Pranayama, then, is a mindful controlling of the breath, the source of our life energy; it is also the extension of that vital force, the act of fostering and stimulating it. However you slice it etymologically, pranayama is about getting intimate with what keeps us moving. Practices like Breath of Fire and Alternate Nostril Breathing (get breathing with our how-to guides) ask us to retain, quicken, watch, manipulate and imagine the breath in unusual and initially uncomfortable ways. The result is a greater awareness of our own organism and of the dynamic life force at work within it. By feeding our breath we grow it, strengthening the respiratory system and soothing the nervous system. More prana in our systems makes us more vibrant and more dynamic. As Iyengar once said, “The yogi’s life is not measured by the number of days but by the number of his breaths.”
Alongside asana, pranayama can also serve as a potent tool for purification. By generating tapas in the body and by making space for prana to flow freely, these practices cleanse and condition from the inside out. And, as the body settles and relaxes into its rightful state — healthy and unblocked — the mind is free to dive deeper into meditation and reflection. We’ll revisit this idea in our next Eight Limbs post on pratyahara, the withdrawal of our senses from the outside world.
For more on pranayama take a look through our articles on Right Breathing; clearly we are pranayama advocates, seeing as intentional breath is one of our five pillars! And consider this quote from Krishnamacharya, the widely acknowledged father of modern yoga: “If you can breathe, you can do yoga.”
Photos: Iyengar in a breath vortex found here; Travis Bedel’s anatomical collage found here.
In our last breathwork post we covered Alternate Nostril Breath, a harmonizing practice designed to balance the left and right sides of the body. This week we explore Kapalabhati and Breath of Fire, two similar and dynamic pranayamas that significantly increases the amount of oxygen in the blood and the brain. Stimulating and detoxifying, they can clear the head and sinuses and fire up the belly — perfect for alleviating springtime allergies and general sluggishness.
While the terms Kapalabhati and Breath of Fire are often used interchangeably, they are slightly different. Breath of Fire is prescribed in Kundalini yoga on its own (eventually building up to a 31-minute practice) or as a jetpack to boost many kriyas. Kapalabhati translates to Skull Shining Breath and is practiced with the intention of clearing the cobwebs of the mind — imagine polishing a fogged-up window until you can see through it clearly.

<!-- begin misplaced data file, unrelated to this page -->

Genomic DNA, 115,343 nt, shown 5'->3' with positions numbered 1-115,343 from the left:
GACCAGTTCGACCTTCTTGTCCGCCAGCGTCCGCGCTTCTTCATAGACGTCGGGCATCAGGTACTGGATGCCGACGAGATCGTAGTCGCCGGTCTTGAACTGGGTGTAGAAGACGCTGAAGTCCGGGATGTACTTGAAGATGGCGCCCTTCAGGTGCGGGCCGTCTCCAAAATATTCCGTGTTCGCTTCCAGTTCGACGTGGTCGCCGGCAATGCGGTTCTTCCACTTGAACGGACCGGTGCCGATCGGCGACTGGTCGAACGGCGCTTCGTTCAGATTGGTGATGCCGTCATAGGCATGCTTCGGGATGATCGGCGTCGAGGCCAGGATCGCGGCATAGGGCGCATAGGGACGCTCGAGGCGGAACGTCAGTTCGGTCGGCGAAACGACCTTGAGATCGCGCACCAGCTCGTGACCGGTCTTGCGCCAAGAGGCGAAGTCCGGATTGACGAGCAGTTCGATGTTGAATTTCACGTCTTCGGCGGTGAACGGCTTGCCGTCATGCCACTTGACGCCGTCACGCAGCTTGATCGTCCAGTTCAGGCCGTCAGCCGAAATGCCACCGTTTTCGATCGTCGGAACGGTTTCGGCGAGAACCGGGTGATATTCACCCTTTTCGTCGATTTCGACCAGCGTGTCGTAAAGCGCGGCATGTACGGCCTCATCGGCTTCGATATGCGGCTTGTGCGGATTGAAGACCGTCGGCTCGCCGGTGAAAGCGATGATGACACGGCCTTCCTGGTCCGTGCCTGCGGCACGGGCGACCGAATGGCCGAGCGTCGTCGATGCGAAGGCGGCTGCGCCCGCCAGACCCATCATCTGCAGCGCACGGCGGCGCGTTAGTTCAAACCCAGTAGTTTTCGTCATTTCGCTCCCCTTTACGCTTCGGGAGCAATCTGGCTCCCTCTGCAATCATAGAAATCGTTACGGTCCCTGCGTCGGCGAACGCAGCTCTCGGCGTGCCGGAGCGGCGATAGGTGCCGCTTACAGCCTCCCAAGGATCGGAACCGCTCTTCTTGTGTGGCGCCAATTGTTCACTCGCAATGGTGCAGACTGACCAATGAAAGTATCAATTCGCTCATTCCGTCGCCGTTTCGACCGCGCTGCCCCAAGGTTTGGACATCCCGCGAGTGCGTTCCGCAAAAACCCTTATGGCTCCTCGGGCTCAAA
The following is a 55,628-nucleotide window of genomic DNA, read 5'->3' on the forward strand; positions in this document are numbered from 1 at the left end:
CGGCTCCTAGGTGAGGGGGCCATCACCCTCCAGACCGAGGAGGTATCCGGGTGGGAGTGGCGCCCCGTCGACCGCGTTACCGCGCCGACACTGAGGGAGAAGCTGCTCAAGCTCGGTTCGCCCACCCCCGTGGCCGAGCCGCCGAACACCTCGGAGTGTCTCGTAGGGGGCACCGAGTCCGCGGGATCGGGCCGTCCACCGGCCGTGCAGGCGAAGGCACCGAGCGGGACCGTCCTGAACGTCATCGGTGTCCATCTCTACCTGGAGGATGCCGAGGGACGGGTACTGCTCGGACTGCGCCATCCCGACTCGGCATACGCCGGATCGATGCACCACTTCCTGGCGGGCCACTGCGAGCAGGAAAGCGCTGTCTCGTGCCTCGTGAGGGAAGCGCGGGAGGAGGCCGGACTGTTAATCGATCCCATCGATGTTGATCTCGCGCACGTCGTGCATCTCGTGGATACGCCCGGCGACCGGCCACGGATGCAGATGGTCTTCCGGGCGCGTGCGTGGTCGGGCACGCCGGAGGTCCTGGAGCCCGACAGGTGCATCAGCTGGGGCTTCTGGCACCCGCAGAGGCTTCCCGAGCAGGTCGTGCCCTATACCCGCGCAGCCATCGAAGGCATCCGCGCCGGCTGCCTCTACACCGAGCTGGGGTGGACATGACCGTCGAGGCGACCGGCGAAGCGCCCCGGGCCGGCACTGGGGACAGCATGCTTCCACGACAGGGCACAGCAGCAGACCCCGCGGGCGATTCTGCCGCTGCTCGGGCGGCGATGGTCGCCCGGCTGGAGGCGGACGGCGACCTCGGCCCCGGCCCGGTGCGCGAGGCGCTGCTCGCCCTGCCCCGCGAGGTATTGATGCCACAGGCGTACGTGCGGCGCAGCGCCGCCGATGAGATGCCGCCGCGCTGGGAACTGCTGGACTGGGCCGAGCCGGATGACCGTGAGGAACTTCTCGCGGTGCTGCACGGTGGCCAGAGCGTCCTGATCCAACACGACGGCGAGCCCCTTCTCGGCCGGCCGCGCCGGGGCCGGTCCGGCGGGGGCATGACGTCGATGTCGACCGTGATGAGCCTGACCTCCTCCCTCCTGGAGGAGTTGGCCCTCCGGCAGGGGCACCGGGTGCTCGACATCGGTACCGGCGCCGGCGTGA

The main difference is in the length and nature of the inhale. In BOF they are the same length. In Kapalabhati the exhale is longer and the inhale is passive; essentially it happens on its own.
Here’s what you need to know about both:
Breath is rapid, rhythmic and continuous.
Inhales and exhales are through the nose.
Breath is powered from the navel and the solar plexus through rapid stomach pumps: On the exhale, air is expelled through the nose by pressing the navel back toward the spine. On the inhale, the belly relaxes and the diaphragm flattens down
For Kapalabhati, focus on the exhale; it should be forceful but not forced. The vacuum created by the exhale will naturally lead to an inhale; teachers often call this a passive inhale.
In Breath of Fire, work toward producing inhales and exhales of equal length.
This breath can be fast and rigorous but the body stays relaxed, especially the face. No wrinkles!
As you become more accustomed to them, these pranayamas can be practiced for long periods of time; but start small, one to three minutes — this is powerful stuff.
How to do them:
Find a comfortable sit with a long spine, head gently inclined toward your chest.
Set your attention at your third eye, just between the brows, with eyes gently closed.
Hands can rest on your knees, fingers in maha-chin mudra (index fingers under the thumbs); or, to turn up the volume a bit, arms extended in a wide V over your head, fingers tucked into your palm with your thumb stuck out like a cosmic hitchhiker.
Take a regular inhale and exhale to begin. Then, inhale partway and begin breathing rapidly while engaging the belly, letting it move in with the exhale and out with the inhale.
When you’re done, draw a deep breath in, retain the air in until it no longer feels comfortable, and then slowly release air through the nose.
Sit quietly and observe the effects.
Why do it?
Breath of Fire and Kapalabhati are incredibly potent practices for arriving in the present moment, a snap to attention.
Here are some additional benefits:
Expands lung capacity
Strengthens the nervous system
Balances the sympathetic and parasympathetic nervous systems
Powers up the third chakra
Energizes blood flow and circulation
Delivers oxygen to the brain, resulting in improved focused and a natural state of calm awareness
Strengthens the immune system
Aids in digestion
As noted above, these are powerful practices, so begin with short sessions and rest if you feel dizzy or lightheaded. Neither of these pranayamas are recommended for pregnant ladies and they’re uncomfortable to practice on a full stomach. As with any pranayama practice it’s wise to study with a teacher. Energy moves up and out in unexpected ways, so a safe container for experimentation is really vital. Practice them on their own, as part of your meditation, or add to an asana like plank or utkatasana to heat things up.